By Nick Brown
NEW YORK (Reuters) - A U.S. bankruptcy judge on Friday urged settlement talks in a dispute between General Motors Co (GM.N) and plaintiffs seeking compensation for the lost value of their cars stemming from a massive recall over a faulty ignition switch.
Judge Robert Gerber, of the U.S. Bankruptcy Court in Manhattan, said he would welcome the prospect of a resolution that avoided a “monstrous battle.”
“Frankly, it would be great if whatever money is available for injured people could go to them, and not to litigation costs and attorneys’ fees,” Gerber said at a court conference with GM and the plaintiffs.
Gerber is the same judge who in 2009 oversaw GM’s whirlwind Chapter 11 bankruptcy case. Now facing dozens of lawsuits over a faulty ignition switch that has led to the recall of some 2.6 million vehicles, GM is asking Gerber to enforce the so-called bankruptcy shield, in a pre-emptive move aimed at staving off dozens of lawsuits from customers who say they took a financial hit from the recall.
Under the plan approved by Gerber, GM channelled its burdensome liabilities into a shell known as “Old GM,” while selling its profitable assets to “New GM,” a separate corporate entity that took GM out of bankruptcy and now operates as General Motors Co.
Accident victims are not involved in the dispute before Gerber, which involves only claims for loss of car value.
The new entity agreed to take on certain of Old GM’s legal liabilities, including those for accidents that occurred after the bankruptcy but which involved cars made before the bankruptcy.
But New GM says it did not agree to take on liability for so-called economic loss claims like the ones it now faces, in which plaintiffs allege that their cars lost value due to the recall. The company wants Gerber to endorse that position and declare that such lawsuits can only be brought against the Old GM shell.
Plaintiffs allege that they could not have known about the defect because GM purposely concealed it from the bankruptcy court. That allegation could lead down several legal paths. Intentional concealment could constitute fraud on the bankruptcy court, and GM wants Gerber to rule no fraud was committed.
A CONSTITUTIONAL ISSUE?
The plaintiffs would rather frame the issue as a constitutional one: they believe any concealment constitutes a violation of due process rights, because the liability shield, they argue, would bind people who could not have known they had claims against GM at the time the shield was imposed. They say they should therefore be able to circumvent the shield and sue New GM.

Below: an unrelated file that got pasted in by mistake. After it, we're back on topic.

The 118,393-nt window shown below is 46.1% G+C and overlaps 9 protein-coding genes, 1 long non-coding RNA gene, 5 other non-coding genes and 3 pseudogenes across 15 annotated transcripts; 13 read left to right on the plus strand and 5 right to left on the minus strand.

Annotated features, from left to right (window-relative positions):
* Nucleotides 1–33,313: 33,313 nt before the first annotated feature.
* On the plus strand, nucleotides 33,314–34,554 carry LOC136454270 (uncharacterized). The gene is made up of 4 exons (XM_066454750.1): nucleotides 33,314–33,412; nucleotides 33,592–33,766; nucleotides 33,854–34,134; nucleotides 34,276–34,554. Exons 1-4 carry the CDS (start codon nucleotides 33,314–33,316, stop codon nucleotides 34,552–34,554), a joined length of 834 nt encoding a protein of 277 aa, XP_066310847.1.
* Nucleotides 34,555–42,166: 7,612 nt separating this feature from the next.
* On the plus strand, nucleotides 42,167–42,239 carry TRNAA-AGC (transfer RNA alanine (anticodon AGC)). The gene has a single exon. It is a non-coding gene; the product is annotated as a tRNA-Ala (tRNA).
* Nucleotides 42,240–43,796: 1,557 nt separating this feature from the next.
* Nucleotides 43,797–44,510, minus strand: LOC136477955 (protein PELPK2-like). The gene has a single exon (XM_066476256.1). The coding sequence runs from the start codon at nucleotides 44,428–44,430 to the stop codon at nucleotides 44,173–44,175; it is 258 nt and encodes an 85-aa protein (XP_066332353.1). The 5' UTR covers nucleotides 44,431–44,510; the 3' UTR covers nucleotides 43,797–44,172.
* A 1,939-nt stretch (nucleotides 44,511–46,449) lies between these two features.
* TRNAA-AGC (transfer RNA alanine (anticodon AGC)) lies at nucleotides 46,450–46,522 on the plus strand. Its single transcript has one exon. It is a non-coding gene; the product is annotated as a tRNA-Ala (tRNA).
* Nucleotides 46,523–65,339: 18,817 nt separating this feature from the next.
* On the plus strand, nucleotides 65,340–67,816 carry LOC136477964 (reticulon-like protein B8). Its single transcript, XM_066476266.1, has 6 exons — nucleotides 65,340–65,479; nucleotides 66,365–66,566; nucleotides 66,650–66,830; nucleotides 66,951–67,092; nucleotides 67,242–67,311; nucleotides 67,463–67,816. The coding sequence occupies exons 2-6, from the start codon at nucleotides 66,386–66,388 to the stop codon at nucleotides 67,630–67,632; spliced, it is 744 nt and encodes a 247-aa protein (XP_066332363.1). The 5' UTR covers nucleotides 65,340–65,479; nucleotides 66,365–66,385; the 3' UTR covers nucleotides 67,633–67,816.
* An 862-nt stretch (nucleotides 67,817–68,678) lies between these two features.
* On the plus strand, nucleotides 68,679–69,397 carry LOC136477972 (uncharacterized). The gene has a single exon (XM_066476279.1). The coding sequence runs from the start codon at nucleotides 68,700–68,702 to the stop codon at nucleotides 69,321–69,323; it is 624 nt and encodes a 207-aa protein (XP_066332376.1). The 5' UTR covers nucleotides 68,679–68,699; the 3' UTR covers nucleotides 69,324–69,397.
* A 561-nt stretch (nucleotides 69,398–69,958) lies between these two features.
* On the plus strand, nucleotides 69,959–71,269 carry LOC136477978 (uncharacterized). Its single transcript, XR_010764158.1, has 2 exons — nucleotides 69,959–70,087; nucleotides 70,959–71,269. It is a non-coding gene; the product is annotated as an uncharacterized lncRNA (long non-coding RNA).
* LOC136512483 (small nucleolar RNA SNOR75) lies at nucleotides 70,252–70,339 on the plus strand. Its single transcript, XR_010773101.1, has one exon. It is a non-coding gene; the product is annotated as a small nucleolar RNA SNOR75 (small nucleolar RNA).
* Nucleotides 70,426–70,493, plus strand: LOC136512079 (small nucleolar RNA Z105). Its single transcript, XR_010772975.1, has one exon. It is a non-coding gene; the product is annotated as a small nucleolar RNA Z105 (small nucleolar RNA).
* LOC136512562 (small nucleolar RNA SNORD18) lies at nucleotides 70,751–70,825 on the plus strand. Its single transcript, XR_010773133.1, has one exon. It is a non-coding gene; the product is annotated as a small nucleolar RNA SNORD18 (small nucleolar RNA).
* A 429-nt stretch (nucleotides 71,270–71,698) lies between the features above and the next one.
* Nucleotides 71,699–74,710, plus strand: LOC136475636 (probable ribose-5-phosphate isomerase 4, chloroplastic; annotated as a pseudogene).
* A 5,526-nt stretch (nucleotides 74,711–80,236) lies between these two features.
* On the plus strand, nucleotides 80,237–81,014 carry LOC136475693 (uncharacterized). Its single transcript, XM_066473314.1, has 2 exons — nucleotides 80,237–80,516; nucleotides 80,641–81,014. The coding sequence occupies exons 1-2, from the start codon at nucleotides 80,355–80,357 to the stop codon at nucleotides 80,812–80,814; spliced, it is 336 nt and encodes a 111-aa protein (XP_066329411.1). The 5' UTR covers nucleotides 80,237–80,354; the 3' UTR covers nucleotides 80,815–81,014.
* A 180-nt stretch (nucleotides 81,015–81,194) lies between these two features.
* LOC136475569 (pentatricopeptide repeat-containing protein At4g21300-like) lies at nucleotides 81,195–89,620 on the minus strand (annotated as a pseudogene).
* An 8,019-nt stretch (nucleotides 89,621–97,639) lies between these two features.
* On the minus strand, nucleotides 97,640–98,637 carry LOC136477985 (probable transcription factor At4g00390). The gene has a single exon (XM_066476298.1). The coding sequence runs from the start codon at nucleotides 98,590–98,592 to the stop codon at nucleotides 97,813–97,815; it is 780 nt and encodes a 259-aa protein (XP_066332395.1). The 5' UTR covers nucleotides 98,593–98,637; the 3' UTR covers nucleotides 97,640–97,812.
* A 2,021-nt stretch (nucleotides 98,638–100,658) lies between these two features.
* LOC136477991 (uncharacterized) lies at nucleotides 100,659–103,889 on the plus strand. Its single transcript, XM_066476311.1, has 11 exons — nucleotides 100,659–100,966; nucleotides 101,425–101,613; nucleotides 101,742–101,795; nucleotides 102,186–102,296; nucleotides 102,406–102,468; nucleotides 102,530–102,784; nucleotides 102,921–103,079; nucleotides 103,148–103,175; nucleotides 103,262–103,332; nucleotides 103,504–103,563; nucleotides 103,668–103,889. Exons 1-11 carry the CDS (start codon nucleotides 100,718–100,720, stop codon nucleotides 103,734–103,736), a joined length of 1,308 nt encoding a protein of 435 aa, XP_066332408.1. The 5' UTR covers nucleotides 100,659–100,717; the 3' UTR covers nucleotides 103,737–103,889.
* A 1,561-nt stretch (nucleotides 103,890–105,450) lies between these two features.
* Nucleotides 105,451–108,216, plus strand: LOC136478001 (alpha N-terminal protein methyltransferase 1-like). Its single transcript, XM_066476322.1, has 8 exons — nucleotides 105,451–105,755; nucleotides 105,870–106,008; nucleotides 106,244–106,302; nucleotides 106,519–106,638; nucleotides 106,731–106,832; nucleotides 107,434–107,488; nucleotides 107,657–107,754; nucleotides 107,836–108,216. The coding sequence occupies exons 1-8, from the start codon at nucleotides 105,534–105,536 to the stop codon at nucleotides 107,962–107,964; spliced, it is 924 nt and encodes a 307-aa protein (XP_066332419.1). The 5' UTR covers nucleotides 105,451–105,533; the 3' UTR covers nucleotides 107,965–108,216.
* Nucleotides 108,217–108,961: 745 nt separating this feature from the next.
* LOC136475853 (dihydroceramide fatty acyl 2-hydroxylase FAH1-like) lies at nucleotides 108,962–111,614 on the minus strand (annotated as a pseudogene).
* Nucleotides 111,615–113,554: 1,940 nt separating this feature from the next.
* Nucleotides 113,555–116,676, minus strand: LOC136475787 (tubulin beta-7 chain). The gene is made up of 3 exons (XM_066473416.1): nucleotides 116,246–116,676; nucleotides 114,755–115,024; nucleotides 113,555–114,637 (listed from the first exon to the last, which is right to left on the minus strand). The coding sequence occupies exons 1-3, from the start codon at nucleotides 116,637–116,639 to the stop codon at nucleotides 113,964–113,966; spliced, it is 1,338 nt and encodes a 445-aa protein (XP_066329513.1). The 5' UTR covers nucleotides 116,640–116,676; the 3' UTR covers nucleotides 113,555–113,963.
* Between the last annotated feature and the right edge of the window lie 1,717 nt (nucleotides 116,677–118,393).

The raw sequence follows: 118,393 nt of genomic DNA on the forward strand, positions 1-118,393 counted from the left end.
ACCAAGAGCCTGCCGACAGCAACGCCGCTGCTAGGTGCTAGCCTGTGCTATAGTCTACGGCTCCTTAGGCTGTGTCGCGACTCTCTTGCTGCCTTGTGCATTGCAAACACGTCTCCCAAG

Arthur Steinberg, a lawyer for GM, said he agreed that settlement talks could be productive eventually, but wanted to wait for recommendations from attorney Kenneth Feinberg, hired by GM to explore legal options for compensating victims of accidents stemming from the switch defect.
“We’d like to see what Mr. Feinberg will or won’t do,” Steinberg said. “Let’s see where the legal issues lie.”
Feinberg, the architect of high-profile compensation funds like the Sept. 11 Victim Compensation Fund, is considering among other things whether GM should fund a trust for accident victims, but he could also address - and reach conclusions - on other legal matters.
GM has come under heavy criticism for not catching sooner the defective ignition switch, which had been studied by engineers in the company as early as 2001 but was not recalled until the initial action in February this year. The defective switch has been linked to 13 deaths.
Assuming the case does not settle quickly, Gerber indicated on Friday that he may be inclined to address questions of due process violations before those relating to potential fraud on the bankruptcy court, which would require plaintiffs to probe GM’s records.
“I want to accomplish as much as we can before we get bogged down in discovery,” Gerber said.
Ed Weisfelner, representing some of the plaintiffs, was hesitant to embrace settlement talks right away, citing disruption to Feinberg's study as well as the ongoing investigations into the switch defect by regulators and federal officials. "While we would rather mediate than litigate, I’m not sure the environment is such today that we’re being presented with that choice," Weisfelner said.
(Editing by Howard Goller and Matthew Lewis)